Roan @ The Gates
By Christina Gorman
Through Feb. 24
Luna Stage, 555 Valley Road


The thing about news… is that it should be new.

Fiction inspired by old news is challenged from the start.

Such is the case with “Roan @ The Gates,” a play by Christina Gorman which made its World Premiere at Luna Stage this past weekend.

It’s not that a good story can’t be made out of recent, current events: people are loving “Vice,” a fictional movie about Dick Cheney.

But it’s a given that a piece inspired by recent history must have more to offer than the questions we’ve already considered.

In addition, when the news is old, the story needs to be either firmly set in the past, or completely updated.

Gorman wants it both ways. It does not work.

A 2019 audience can no longer hear the word “FSB” neutrally. When Roan hides out in Russia, it’s implausible that the current situation with Russia never comes up. We feel differently about WikiLeaks and Julian Assange now (neither is mentioned in the play, but they hover over them, as they do over the story of Snowden).

Artistic Director Ari Laura Kreith clearly is choosing plays that examine moral choices, and connect to current events. But to have that impact on an audience, the play must be uncomfortable and surprising. “Roan” is predictable.

The only thing new about it is the focus on the relationship between Roan, the Snowden figure, and her wife, which was inspired by a photo of Snowden with his girlfriend, according to a release.

It’s an interesting thought, but it isn’t really developed. In the play Roan, like Snowden, flies to Hong Kong to leak documents about the United States surveilling its own people, and then is unable to return home. Natalie had no idea she would do this.

In scene after scene, Roan and Natalie argue. A lot could be done with one more character, or even with monologues directed at an unseen character. We hear about Natalie being taken off an important case, because she tells Roan about it: telling us, not showing us. Gorman tries to make the situations in which the two women speak interesting — it’s Skype, so get in the frame; they’re typing in messenger, which can be misconstrued — but it really isn’t dramatic.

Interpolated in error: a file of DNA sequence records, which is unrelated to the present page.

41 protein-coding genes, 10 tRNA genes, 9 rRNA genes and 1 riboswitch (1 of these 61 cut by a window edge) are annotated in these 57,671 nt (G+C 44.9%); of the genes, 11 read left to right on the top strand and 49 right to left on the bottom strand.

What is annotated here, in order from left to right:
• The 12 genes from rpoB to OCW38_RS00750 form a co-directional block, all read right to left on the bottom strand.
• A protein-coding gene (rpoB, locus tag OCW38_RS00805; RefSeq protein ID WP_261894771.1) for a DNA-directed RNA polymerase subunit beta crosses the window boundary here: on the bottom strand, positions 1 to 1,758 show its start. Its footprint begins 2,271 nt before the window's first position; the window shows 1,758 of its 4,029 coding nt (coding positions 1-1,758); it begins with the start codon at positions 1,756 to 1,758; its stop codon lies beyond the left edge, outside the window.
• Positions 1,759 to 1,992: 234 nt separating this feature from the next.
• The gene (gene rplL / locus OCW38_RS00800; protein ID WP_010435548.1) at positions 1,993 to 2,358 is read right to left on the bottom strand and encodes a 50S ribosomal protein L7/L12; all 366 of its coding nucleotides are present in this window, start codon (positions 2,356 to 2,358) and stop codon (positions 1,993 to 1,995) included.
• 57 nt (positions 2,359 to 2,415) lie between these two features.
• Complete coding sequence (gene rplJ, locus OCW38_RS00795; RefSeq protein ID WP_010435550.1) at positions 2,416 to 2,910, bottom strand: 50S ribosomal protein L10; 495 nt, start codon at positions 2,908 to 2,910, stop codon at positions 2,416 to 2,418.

And the most obvious repercussions of Roan’s actions are left until the end. Surely the first words out of the mouth of a wife to a spouse who’s made a huge decision for both of them, upending their plans to start a family and everything else, would be “How could you do this to us? When are you coming home? What about the embryos?” not, “Are you eating?” and offers to help, and questions about what drove her to do what she did.

When Roan asks Natalie to come live in asylum in Russia, she looks like an idiot, not a principled truth-teller. The embryos are in America, after all. (In real life, Snowden is still with his girlfriend, Lindsay Mills, a dancer.)

Mel House plays Roan as wide-eyed and sincere, but her emoting sometimes falls flat. Aaliyah Habeeb’s Natalie shows gumption, guts and fire, and she has an almost maternal energy with Roan. But though engaging, her character lacks nuance.

Michelle Tattenbaum’s direction is on the nose, and the actors bring out their issues rather than their connection.

The real star of the show is the design.

The elegant set design by Christopher and Justin Swader, consisting of two picture frame sets, one within another, and sliding doors for the airport, is gorgeous.

Marika Kent’s lighting design includes flashing red lights that illustrate emotion during a scene in which the two women are texting, and Megan Culley’s electronic sound design adds to the ambience. “Roan @ The Gates” is as slick and gorgeous as anything you’d see in New York.

The design truly does startle, surprise and unsettle, and leaves you questioning its meaning.